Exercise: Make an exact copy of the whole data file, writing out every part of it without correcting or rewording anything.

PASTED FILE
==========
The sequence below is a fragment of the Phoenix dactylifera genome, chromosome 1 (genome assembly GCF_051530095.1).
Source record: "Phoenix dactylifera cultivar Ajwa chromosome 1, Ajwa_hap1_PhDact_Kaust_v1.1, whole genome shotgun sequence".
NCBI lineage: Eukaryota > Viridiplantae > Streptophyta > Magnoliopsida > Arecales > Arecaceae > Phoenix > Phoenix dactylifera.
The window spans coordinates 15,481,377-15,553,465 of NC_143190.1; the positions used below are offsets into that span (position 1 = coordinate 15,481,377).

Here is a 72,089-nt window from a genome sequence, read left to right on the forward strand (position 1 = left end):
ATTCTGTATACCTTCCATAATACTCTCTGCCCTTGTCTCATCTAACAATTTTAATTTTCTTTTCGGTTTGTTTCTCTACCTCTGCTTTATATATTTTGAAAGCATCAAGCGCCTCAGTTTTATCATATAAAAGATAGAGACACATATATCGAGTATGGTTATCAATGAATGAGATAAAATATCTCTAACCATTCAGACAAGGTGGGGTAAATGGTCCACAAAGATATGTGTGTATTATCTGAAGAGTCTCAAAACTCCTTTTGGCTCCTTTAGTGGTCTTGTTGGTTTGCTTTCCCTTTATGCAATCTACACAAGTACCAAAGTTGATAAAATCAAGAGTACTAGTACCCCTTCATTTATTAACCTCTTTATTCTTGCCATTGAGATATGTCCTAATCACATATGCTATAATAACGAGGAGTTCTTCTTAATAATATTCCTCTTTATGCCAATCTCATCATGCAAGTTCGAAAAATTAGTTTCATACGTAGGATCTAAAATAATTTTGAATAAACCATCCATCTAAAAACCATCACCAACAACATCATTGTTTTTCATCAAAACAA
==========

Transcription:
The sequence below is a fragment of the Phoenix dactylifera genome, chromosome 1 (genome assembly GCF_051530095.1).
Source record: "Phoenix dactylifera cultivar Ajwa chromosome 1, Ajwa_hap1_PhDact_Kaust_v1.1, whole genome shotgun sequence".
NCBI lineage: Eukaryota > Viridiplantae > Streptophyta > Magnoliopsida > Arecales > Arecaceae > Phoenix > Phoenix dactylifera.
The window spans coordinates 15,481,377-15,553,465 of NC_143190.1; the positions used below are offsets into that span (position 1 = coordinate 15,481,377).

Here is a 72,089-nt window from a genome sequence, read left to right on the forward strand (position 1 = left end):
ATTCTGTATACCTTCCATAATACTCTCTGCCCTTGTCTCATCTAACAATTTTAATTTTCTTTTCGGTTTGTTTCTCTACCTCTGCTTTATATATTTTGAAAGCATCAAGCGCCTCAGTTTTATCATATAAAAGATAGAGACACATATATCGAGTATGGTTATCAATGAATGAGATAAAATATCTCTAACCATTCAGACAAGGTGGGGTAAATGGTCCACAAAGATATGTGTGTATTATCTGAAGAGTCTCAAAACTCCTTTTGGCTCCTTTAGTGGTCTTGTTGGTTTGCTTTCCCTTTATGCAATCTACACAAGTACCAAAGTTGATAAAATCAAGAGTACTAGTACCCCTTCATTTATTAACCTCTTTATTCTTGCCATTGAGATATGTCCTAATCACATATGCTATAATAACGAGGAGTTCTTCTTAATAATATTCCTCTTTATGCCAATCTCATCATGCAAGTTCGAAAAATTAGTTTCATACGTAGGATCTAAAATAATTTTGAATAAACCATCCATCTAAAAACCATCACCAACAACATCATTGTTTTTCATCAAAACAA